Thursday, September 9, 2010

Thoughts On An Upcoming Pathfinder Campaign

I know we likely have a Pathfinder campaign coming up for my gaming group sometime in the future, and for me, it’s a mixed bag. Don’t get me wrong; I respect Paizo, and am pretty darn pleased with how Pathfinder turned out. But I also wonder how deep or complex our campaign is going to be?

I’m definitely not a rules lawyer; in fact, I basically consider them the scourge of good gaming. Pathfinder builds on Dungeons & Dragons 3.x, which was a fairly moderately rules-intense game, supporting a level of system mastery. However, I’m not interested in waiting all day to look up rules, or waiting while someone proves that page xx actually says what they’re saying it says. I also don’t want to spend all day calculating whether or not bonuses stack.

It’s an age-old struggle for me, as I’ve stated before—the comfort of rules support versus the speed and ease of rules-light play. It’s one of the reasons I can love Rolemaster and Risus well and equally, because each gives me something I want.

There’s an easy, understandable game in Pathfinder; otherwise I wouldn’t be looking forward to playing it. You can say it with any system, but ultimately it comes down to the GM and the group, and how much book-digging and arguing over rules they want to do in play. For us, I hope it comes down to very little. Honestly, I think with so many years of d20 under our collective belts, it shouldn’t be a difficult goal.

Ultimately, my goal is to get the Game Master for our Pathfinder campaign to use Rolemaster’s Arms Law as a critical hit system with Pathfinder. If we’re going to have a decent amount of rules, let’s make sure and get some really good bits in there.  Actually, if anyone knows of a good optional critical hit system for use with Pathfinder, let me know.  But it better stack up well against Arms Law.  And none of this "roll to confirm" crap.  We don't do instant replay.


Deinol said...

I've been using Paizo's critical hit deck in my Pathfinder game. It's a lot of fun, and occasionally crazy things happen. Not as in-depth as Rolemaster's critical tables, but it does have 4 different categories of criticals: slashing, bludgeoning, piercing, and magical. The magic ones are really neat, but they happen fairly rarely at my table.

We rarely have to look up rules in Pathfinder. Partly because we've been playing since before it came out (migrated from 3.5 to beta to final). The only thing we had to look up in last night's game was whether or not Bestow Curse required a living target (it doesn't) so it can affect undead. Usually individual spells are the only things we sometimes have questions about.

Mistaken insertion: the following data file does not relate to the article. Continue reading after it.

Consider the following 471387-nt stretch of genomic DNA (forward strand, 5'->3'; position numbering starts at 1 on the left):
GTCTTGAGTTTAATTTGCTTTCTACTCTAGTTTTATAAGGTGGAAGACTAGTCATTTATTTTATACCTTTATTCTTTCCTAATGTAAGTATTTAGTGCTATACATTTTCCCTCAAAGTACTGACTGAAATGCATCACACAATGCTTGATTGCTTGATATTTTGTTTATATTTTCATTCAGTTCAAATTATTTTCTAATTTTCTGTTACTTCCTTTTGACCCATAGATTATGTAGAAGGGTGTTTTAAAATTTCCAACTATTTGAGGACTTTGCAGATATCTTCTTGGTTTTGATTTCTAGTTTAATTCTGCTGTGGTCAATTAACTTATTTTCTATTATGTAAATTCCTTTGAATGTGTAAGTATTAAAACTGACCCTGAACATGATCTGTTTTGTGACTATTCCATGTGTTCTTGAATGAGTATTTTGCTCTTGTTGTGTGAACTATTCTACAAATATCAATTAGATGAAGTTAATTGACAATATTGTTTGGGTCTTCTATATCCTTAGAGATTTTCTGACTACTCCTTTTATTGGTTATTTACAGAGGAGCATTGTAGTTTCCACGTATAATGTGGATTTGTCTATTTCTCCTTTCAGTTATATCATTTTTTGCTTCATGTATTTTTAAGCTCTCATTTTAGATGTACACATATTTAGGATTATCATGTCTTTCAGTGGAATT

Deinol said...

I guess I should add that my playstyle is usually to make a judgement fairly quickly in game and look it up later in case it comes up again. I'd rather not bog down the game trying to determine little things. So mistakes happen, but we have fun and learn from them.

Yong Kyosunim said...

I run a Pathfinder campaign. It's a lot of fun, though there are a lot of small changes here and there in the system that I have to abandon a lot of the 3.5 assumptions.

I wish I could run a Rolemaster game. I love those crit tables.

KingUnbeliever said...

I'll second Deinol's mention of Paizo's critical deck (and critical fumble deck). We have been using it and it is a lot of fun. (I missed the critical/fumble table of old)

I do it a little different in that I give everyone a choice for a card when they crit. Basically before they do damage they have the option to sacrifice one "x" for every card they draw. (So a x2 weapon does normal damage plus card, a x3 does x2 damage plus card).

I also allow them to hold on to a critical card before they see it and they can use that card to negate a fumble card draw. (So that attack doesn't do the card's extra damage) It has to be used that game session to negate a fumble or else it goes back in the deck.

I think Deinol has it right as well with running/playing the game. When I run I am pretty sure how things work and if there is any question I make a ruling and come back to it later, and no one has a problem with that...keeps things moving. As a player, I try to be as familiar as I can about everything I can do or cast to reduce the work on the GM. (And it helps me when I run too)

Schuyler said...

Man, I see you have little faith in me Mr. Houghton. Anyway I have a fairly reasonable grasp on the rules and usually judgment call anything that requires me to grab a book. Have faith friend...